Thursday, March 15, 2018

Guest Post: Mike Ladenburger

By: Mike Ladenburger (Sara's dad)

Visiting someone you dearly love is always a great blessing. Visiting someone you only get to see once or twice every few years is even more precious. The greatest joy of visiting Sara and Anthony in Uganda came from seeing how they live, meeting their friends, and seeing how God has prepared them for this life and is using them in working to advance the kingdom of Christ. Here are a few specific activities that will hopefully help you understand a little more about how they live.

Living close to the equator means that dawn to dusk is about 13 hours year round. Sara and Anthony started their day at around 5:30 AM. Since the sun came up just before 7:00 AM, and the temperature exceeded 90 F almost every day, Sara and I would go jogging every morning at 6:40 AM. Our runs took us down red dirt roads, and we would encounter many motorcycles and bicycles, and people out walking to work or school. It was enjoyable and insightful to see the day come alive as people were out starting their normal lives in Soroti.

One activity that Anthony and Sara set up for us was meeting with church leaders. Nancy and Sara met with women involved in women’s and care ministry, and Anthony and I met with Pastors and Elders to discuss church leadership, issues and challenges. It was a great time of fellowship where we learned from one another, and Anthony and I had the opportunity to encourage and pray for the Ugandan church leaders.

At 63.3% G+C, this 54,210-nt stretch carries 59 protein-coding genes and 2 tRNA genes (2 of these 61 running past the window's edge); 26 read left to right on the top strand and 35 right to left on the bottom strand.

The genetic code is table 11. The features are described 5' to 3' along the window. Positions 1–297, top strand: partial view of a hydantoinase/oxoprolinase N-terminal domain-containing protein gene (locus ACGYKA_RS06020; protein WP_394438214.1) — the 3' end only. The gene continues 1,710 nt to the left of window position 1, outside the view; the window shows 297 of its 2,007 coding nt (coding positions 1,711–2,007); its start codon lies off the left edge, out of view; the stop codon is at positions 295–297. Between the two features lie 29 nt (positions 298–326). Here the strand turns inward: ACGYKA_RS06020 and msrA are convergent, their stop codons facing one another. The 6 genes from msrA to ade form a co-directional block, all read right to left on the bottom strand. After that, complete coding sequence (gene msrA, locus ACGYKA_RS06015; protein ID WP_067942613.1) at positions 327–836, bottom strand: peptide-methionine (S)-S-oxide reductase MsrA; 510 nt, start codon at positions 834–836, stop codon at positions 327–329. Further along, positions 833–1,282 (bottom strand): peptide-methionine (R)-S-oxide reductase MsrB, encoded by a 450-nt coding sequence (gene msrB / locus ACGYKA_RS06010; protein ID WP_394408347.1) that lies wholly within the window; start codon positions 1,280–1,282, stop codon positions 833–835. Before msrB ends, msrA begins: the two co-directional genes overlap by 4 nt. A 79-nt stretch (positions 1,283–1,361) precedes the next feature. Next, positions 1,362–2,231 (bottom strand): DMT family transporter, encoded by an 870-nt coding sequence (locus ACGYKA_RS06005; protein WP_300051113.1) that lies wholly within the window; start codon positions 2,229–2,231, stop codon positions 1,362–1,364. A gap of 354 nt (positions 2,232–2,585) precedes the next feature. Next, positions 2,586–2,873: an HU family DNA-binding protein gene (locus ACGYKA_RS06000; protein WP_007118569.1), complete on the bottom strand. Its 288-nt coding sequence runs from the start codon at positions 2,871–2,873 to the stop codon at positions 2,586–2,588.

Anthony is an ordained Pastor and this means he is always called by his title “Reverend” with the PAG church leaders that he works along side in Uganda. It was clear through our time with the church leaders that Anthony is a respected and loved brother in Christ. He is a humble and gifted leader who is willing to learn from others, but he is also confident in sharing and teaching, as God has prepared him to do. We also had the opportunity to hear Anthony preach at a local church where over 700 people attended the first service. Nancy, Sara and I left after the 3-hour service, and Anthony preached at the second service as well. His sermon was on the story of Esther, and by a show of hands, very few people at church that day had read this book of the Bible.

Agriculture and owning livestock are a part of life for most people in Uganda, and Sara and Anthony are no exception. Since they just moved back to Uganda from Kenya last December, and since the rainy season does not begin until April, their garden is not yet growing, and the only animals in their yard besides their 2 dogs are ducks. I expect that in a few months there will be all kinds of produce growing in their yard, and that the ducks will have rabbits and goats joining them in the yard.

Sara is also using their yard as place to demonstrate some of the tools and techniques she teaches to others. We were able to help her complete the building of a clay oven and a clay rocket stove. Sara has shared her stories of these 2 devices in previous posts.

We were also able to help build a shelter to protect her baby ducklings from the unseasonable heavy rains that we experienced even though our visit was during the end of the dry season.

1 comment:

  1. It must be a beautiful blessing to see firsthand the impact Sara and Anthony are having in Uganda in obedience to God's call on their lives. Your sacrifice as parents is real, as is the eternal fruit God is producing.